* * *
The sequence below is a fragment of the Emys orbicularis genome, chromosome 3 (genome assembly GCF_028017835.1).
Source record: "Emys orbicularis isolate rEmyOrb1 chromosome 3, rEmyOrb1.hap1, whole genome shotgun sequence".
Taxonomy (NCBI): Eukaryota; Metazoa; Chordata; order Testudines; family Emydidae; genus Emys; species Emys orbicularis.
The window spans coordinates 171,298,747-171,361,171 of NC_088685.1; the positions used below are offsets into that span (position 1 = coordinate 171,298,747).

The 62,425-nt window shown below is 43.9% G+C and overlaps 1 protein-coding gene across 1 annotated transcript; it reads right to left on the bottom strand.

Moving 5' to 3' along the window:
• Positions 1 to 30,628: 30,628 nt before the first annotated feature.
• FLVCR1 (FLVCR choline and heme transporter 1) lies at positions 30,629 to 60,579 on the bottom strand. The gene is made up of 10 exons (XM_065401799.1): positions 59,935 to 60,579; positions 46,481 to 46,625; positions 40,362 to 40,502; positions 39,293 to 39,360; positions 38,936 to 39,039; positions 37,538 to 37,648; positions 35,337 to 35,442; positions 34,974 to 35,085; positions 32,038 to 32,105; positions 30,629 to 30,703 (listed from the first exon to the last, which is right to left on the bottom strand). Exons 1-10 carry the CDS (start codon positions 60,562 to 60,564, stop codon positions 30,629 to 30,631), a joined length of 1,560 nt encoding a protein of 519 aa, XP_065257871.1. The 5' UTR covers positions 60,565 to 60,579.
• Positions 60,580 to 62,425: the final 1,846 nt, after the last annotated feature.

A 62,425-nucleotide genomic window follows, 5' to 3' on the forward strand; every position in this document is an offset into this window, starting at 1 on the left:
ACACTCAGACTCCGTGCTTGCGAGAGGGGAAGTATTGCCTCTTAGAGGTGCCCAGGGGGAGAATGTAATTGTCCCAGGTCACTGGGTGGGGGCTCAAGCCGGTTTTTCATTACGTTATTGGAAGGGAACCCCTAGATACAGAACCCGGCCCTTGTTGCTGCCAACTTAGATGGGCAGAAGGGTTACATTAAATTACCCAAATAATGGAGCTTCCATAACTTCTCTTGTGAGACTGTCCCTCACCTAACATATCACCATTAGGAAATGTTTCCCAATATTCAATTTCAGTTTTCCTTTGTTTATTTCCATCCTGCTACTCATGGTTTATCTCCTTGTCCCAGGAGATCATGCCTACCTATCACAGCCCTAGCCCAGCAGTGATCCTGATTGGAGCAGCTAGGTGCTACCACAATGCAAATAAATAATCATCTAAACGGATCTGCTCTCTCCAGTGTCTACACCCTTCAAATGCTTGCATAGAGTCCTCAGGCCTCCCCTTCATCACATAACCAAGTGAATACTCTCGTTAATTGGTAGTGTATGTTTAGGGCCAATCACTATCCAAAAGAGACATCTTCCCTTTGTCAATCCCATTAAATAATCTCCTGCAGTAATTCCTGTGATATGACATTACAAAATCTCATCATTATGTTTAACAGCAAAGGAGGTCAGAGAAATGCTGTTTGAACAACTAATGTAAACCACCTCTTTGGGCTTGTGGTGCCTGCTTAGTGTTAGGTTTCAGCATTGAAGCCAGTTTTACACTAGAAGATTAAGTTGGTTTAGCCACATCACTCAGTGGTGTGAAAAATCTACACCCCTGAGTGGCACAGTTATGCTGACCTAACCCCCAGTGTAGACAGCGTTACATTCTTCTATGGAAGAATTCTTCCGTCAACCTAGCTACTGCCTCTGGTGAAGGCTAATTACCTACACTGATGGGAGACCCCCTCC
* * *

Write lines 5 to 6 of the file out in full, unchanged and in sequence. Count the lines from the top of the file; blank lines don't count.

The 62,425-nt window shown below is 43.9% G+C and overlaps 1 protein-coding gene across 1 annotated transcript; it reads right to left on the bottom strand.

Moving 5' to 3' along the window: